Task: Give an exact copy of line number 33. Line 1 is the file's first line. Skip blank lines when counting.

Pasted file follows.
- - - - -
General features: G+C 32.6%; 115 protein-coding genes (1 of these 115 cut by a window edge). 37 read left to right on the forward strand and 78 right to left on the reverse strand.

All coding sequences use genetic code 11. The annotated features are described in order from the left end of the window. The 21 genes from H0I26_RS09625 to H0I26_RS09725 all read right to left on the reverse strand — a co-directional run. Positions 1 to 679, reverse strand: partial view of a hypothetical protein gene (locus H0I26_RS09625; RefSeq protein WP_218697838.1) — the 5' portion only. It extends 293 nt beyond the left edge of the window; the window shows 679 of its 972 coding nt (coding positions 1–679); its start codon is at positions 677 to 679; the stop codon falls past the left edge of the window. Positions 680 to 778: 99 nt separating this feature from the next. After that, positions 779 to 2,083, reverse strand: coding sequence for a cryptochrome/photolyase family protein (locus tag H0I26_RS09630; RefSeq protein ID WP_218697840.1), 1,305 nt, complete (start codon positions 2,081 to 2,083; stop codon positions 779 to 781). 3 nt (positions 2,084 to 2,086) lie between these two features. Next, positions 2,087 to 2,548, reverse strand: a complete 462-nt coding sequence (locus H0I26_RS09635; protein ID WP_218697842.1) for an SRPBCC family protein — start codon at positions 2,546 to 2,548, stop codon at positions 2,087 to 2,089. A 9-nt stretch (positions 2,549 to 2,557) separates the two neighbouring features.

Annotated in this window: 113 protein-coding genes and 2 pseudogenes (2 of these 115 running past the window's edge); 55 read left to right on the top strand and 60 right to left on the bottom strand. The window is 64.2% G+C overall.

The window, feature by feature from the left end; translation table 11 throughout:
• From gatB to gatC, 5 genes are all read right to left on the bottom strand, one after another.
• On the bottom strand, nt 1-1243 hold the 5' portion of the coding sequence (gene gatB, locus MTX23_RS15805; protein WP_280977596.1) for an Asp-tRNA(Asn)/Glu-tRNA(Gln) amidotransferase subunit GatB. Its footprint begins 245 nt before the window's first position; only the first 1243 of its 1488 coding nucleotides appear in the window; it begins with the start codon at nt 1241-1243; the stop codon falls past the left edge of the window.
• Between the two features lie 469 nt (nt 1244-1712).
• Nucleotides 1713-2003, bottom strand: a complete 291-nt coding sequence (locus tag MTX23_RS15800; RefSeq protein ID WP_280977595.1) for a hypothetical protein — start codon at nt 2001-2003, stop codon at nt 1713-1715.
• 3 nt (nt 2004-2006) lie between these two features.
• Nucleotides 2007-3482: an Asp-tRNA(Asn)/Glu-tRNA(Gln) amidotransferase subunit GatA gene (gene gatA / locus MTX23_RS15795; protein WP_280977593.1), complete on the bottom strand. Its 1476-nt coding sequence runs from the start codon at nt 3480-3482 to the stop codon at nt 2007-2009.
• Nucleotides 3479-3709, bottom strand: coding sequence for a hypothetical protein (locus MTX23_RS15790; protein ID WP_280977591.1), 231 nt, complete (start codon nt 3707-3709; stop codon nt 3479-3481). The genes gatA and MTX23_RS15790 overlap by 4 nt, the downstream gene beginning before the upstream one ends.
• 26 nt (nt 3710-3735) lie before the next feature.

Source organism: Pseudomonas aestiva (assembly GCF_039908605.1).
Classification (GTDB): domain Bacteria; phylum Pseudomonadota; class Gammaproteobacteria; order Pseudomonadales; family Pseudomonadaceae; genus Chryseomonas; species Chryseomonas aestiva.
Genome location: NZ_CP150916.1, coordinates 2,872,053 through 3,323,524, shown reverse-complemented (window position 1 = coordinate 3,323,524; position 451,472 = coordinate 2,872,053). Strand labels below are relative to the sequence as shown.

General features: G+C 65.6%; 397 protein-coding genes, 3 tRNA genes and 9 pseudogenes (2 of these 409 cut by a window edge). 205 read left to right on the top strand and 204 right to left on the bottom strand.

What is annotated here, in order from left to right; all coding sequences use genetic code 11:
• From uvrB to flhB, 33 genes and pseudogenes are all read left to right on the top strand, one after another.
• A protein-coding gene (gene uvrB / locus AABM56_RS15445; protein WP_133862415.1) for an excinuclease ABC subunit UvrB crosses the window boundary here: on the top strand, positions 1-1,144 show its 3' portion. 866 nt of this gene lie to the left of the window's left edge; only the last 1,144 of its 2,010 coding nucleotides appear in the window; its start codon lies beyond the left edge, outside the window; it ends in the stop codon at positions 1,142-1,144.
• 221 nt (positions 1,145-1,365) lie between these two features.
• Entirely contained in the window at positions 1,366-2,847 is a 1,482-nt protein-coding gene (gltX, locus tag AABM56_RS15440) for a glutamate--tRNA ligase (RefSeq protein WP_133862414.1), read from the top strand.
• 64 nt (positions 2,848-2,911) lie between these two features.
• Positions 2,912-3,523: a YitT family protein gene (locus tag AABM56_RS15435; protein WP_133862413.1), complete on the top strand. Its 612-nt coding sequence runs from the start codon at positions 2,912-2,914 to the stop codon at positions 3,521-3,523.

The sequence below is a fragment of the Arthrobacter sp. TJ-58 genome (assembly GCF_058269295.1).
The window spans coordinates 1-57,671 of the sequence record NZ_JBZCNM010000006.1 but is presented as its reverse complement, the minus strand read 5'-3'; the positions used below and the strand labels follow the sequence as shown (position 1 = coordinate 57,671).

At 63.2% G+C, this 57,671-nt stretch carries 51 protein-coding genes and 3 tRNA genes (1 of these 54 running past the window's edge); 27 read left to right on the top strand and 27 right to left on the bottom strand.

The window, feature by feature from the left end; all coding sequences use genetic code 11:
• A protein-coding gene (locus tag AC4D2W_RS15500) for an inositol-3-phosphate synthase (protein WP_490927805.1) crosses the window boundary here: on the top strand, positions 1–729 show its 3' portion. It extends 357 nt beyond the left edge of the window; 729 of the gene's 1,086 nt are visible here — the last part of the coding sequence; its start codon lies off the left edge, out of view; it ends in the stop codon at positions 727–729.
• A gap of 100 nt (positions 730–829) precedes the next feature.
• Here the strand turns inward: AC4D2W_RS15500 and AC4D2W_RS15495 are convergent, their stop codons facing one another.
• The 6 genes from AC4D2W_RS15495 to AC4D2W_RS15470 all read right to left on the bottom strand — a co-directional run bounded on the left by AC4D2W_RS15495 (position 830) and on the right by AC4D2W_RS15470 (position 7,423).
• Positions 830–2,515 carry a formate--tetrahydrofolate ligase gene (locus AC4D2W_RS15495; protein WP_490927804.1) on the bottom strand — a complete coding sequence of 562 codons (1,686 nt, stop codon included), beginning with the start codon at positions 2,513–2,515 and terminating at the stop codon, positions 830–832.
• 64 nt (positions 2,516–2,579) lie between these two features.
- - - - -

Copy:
• 64 nt (positions 2,516–2,579) lie between these two features.